UPDATE: The final version of this bill has come out of the revisor’s office (L.D. 1209) and a Public Hearing is scheduled before the Health and Human Services Committee on Friday, April 24, 2015 at 9:30 AM in the Cross Building, Room 209.
Below are some more talking points about the changes to LD 1209 that the CCSM has asked for since the public hearing and why the passing of this bill is important. To view the amendments to the bill that we submitted, please click HERE
Please note: What we are asking for is that the Health and Human Service Committee approve the amendment and not move this into a study or workgroupas this would delay much needed change.We will continue to work with the state no matter what happens and we have already been talking this week to SAMHS leadership about this. We need this bill to go to a vote!!!! If this bill passes, we will have ample opportunity to work with DHHS to design what this program and certification will look like. This will NOT be done behind closed doors!
The Consumer Council System of Maine proposes an Amendment to do the following:
Sec 4. Clearly lays out that the department contract out for peer support training through a train the trainer statewide program and that the training be by peers for peers. Also adds that this entity shall keep and electronic tracking system accessible to trainees and specialists regarding their status
Removes the requirement that Peer Support Specialists be included on all ACT teams
Sec 5. Clarifies that the already existing IPSAC committee name its appointees from a list of people interested and who have gone through a protocol jointly developed by SAMHS and CCSM.
The CCSM listened to the concerns raised at the public hearing. The Department’s objections were based on requiring Peer Specialists on ACT teams primarily due to the fiscal note. We have removed that requirement.
It clarifies that the services being contracted for are peer support specialist training and oversight, and they are to be served by and for peers, in a train the trainer model.
Lastly, it clarifies that the appointments to the already existing IPSAC are to be appointed through a process developed by the Department and the CCSM that will allow anyone to apply and be selected based on objective criteria.
This is such an important bill. Peer Support Specialists are a critical part of our behavioral health system, and the need for growing numbers of trained, supported specialists speaks to the importance of this bill.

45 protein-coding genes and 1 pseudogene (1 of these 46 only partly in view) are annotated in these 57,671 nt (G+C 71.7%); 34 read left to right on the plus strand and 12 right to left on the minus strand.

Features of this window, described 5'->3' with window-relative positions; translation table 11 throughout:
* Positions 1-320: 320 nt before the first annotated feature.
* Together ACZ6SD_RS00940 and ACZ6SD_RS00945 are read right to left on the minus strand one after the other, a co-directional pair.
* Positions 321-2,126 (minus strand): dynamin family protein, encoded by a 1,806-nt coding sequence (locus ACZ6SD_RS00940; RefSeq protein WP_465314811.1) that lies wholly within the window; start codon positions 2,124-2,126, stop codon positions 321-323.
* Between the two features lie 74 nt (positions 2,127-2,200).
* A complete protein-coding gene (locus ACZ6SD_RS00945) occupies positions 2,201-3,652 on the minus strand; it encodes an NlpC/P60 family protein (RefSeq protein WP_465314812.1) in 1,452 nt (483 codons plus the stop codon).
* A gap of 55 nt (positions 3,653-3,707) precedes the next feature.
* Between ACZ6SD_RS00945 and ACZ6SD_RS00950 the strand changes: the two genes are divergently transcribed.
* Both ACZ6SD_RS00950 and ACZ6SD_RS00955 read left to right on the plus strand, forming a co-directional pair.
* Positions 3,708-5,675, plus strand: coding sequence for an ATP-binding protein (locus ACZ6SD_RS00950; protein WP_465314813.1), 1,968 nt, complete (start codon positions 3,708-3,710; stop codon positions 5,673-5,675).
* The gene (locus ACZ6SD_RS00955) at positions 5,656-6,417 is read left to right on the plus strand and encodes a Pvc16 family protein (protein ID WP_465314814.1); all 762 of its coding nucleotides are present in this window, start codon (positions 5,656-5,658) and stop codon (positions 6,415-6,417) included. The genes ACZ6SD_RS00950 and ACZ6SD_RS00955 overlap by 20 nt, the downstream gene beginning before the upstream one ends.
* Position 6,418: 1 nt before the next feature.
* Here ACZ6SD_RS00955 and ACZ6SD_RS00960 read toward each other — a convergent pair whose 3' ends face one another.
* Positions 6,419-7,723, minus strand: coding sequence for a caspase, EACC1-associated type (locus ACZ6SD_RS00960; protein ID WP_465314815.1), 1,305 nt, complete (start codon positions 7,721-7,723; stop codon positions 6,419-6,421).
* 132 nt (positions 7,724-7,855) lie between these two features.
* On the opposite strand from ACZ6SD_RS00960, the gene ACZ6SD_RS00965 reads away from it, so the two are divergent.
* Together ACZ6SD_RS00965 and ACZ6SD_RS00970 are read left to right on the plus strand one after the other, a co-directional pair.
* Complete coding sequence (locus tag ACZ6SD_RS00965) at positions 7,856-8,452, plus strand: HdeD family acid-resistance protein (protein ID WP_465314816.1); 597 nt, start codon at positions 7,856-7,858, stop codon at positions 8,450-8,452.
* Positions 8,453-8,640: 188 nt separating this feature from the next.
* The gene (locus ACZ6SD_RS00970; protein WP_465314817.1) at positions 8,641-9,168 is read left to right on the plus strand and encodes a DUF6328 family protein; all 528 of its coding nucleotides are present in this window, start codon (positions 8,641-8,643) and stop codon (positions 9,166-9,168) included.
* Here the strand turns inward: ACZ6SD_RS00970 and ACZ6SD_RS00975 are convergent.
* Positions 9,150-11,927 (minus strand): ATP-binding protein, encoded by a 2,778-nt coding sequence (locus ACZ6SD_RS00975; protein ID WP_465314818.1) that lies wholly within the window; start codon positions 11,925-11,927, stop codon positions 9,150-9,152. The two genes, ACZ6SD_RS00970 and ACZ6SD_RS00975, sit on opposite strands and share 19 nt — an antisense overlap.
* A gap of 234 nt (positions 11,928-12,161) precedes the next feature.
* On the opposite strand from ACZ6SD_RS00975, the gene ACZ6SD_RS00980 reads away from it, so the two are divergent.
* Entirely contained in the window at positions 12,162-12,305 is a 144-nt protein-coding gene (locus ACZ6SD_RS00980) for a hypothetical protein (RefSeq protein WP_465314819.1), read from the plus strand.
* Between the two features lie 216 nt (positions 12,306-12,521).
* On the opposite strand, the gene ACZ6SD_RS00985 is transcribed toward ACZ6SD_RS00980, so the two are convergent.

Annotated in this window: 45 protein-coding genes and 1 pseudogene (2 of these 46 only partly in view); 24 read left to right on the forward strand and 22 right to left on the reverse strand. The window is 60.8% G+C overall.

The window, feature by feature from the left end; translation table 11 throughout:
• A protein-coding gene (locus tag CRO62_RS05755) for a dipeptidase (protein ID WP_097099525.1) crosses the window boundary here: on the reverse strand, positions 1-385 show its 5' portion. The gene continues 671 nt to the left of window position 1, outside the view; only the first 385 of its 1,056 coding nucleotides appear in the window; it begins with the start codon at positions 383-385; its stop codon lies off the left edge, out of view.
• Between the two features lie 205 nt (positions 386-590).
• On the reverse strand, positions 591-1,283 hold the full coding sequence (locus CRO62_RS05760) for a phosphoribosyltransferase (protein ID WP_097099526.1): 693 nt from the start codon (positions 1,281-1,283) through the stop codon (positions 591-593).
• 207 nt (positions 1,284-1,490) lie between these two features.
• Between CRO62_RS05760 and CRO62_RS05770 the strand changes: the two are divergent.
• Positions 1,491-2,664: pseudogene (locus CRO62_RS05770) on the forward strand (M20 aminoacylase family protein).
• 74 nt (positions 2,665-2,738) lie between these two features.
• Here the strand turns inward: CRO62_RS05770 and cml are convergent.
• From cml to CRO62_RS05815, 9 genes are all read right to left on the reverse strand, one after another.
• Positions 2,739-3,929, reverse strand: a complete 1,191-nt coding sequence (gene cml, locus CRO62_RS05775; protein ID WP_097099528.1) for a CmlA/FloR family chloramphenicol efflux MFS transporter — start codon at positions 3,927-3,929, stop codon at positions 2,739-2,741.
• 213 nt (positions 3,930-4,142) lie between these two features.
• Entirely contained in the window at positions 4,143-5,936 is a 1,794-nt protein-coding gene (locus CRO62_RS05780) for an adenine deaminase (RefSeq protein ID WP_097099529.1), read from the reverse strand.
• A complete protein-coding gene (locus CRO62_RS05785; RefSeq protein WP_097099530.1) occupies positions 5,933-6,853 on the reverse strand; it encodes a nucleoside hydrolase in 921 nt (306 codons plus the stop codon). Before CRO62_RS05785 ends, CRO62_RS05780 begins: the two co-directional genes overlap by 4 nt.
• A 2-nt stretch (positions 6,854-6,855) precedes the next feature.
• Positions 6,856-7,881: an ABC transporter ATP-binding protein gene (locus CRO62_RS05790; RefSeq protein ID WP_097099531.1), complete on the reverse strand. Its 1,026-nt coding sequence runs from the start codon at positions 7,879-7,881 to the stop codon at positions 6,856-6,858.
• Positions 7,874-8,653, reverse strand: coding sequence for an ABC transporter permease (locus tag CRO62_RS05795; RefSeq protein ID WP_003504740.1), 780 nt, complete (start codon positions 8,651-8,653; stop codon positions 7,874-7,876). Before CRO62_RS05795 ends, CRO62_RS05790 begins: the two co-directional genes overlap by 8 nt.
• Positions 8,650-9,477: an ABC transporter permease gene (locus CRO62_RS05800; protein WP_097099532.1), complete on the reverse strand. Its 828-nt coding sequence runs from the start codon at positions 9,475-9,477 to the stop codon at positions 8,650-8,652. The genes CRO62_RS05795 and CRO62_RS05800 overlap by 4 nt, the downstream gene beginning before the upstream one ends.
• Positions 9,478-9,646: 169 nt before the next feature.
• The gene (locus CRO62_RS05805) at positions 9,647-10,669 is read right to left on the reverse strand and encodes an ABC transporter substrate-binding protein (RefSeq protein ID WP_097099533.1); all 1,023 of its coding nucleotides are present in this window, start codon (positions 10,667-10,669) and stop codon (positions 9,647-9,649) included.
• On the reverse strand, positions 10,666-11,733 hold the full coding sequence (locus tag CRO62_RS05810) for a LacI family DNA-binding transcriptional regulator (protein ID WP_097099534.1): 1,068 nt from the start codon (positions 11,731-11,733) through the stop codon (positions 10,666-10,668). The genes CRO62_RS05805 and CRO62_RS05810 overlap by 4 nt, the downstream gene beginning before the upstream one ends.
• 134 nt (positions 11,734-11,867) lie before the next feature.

The work session has been scheduled for this coming Monday the 4th for the afternoon session and our bill is the last on the list. Remember that the work session is not a place where we can speak unless asked. Also, this is where a vote will take place from the committee members of HHS. You are welcome to come, but know this….we will probably be sitting and waiting for a long time with no guarantee of an ability to speak.
Here are the work session guidelines that you are expected to follow:
PLEASE NOTE: While this is a public meeting, people are only allowed to speak at the request of the Committee.
Work sessions: Work sessions allow committee members to discuss bills thoroughly and to vote on one or more recommendations (“reports”) to the Legislature. The committee works with its legislative analyst to draft amendments or review amendments proposed by others. Some bills require several work sessions. Work sessions are open to the public and, at the invitation of the committee, department representatives, lobbyists and others may address the committee about bills being considered, suggest compromises or amendments and
answer questions. The committee may also ask its legislative analyst to research and explain certain details of the bill or to provide additional information. Under the Joint Rules (Rule 306), a Senate member of the committee must be present in order for the committee to vote unless the President of the Senate authorizes an exception. Work session schedules may be found on the web through the Legislature’s website under “Committees” at http://www.maine.gov/legis/house/commit.htmand are also available on the Senate website.
Committee amendments: Amendments are suggested changes that may clarify, restrict, expand, correct or otherwise modify the printed bill. Proposed amendments may be technical or substantive. At times, revisions are so extensive that the entire substance of the bill is changed by the amendment. On rare occasions, extensive revision of the b ill may take the form o f a new
draft rather than that of an amendment. A new draft is then printed as a new L.D. and assigned a new number. Under the Joint Rules (Rule 310 (4)) the President of the Senate and the Speaker of the House must authorize a new draft.
Committee report: Except in the case of a report of “leave to withdraw” the committee’s decisions on bills and amendments are expressed by votes on motions made during a work session; the final action is called a committee report, which is the committee’s recommended action on a bill. The report a bill receives is often the most important influence on its passage or defeat. Several types of reports on a bill are permissible under the